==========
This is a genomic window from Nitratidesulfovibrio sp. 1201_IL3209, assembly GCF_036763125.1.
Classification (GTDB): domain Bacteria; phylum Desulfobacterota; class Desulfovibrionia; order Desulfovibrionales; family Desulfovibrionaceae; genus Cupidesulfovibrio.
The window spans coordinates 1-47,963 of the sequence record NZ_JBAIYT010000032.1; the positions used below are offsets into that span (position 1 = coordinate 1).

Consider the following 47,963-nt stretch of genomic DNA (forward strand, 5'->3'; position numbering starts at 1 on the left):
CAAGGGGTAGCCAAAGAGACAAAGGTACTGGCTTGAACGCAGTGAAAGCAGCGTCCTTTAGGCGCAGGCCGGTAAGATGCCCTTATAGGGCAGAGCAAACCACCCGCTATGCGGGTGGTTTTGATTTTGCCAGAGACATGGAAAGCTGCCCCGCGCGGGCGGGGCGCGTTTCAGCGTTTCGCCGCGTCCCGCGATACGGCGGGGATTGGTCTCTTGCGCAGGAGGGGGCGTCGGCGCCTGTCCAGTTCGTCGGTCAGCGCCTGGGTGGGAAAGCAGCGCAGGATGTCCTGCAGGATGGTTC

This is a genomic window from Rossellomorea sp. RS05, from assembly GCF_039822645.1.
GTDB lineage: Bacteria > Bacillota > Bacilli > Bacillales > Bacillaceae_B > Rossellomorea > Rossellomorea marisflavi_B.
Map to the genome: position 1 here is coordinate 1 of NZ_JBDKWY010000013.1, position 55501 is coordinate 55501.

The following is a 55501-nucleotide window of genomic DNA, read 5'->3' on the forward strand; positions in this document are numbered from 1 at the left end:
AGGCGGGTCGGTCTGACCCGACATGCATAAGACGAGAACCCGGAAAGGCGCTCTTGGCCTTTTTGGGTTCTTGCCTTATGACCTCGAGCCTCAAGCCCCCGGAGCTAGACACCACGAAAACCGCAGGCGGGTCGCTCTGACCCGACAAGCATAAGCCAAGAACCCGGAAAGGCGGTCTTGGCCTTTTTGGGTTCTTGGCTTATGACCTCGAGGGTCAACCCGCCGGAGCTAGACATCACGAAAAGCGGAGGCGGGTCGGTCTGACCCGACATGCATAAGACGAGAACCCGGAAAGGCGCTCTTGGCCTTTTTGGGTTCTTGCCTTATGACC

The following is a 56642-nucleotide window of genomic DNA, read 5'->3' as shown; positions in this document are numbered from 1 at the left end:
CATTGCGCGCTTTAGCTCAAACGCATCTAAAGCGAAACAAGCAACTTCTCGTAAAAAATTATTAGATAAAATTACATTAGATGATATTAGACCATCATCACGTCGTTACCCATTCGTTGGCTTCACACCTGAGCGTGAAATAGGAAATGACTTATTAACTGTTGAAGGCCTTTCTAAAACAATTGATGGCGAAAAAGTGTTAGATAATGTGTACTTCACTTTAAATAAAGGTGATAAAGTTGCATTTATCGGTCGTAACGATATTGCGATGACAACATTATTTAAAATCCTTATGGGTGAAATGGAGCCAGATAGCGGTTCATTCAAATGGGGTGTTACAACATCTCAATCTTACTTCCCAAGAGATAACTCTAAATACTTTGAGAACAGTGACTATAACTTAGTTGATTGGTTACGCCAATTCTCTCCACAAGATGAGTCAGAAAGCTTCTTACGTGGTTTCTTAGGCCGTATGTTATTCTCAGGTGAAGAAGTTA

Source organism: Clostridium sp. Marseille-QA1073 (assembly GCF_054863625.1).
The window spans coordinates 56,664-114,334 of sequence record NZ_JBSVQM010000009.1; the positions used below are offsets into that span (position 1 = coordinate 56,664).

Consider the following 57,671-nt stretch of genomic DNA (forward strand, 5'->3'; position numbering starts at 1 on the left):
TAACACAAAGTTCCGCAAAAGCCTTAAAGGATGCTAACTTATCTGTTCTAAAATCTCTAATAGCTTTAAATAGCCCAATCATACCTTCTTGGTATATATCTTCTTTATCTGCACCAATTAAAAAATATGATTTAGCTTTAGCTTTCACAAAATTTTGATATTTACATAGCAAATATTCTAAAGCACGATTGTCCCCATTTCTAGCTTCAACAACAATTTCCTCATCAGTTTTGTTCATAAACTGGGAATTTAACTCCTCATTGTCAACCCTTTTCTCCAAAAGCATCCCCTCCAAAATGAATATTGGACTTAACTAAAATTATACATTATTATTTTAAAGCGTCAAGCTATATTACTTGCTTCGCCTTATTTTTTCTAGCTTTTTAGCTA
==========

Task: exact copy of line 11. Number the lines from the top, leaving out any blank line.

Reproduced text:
The following is a 56642-nucleotide window of genomic DNA, read 5'->3' as shown; positions in this document are numbered from 1 at the left end: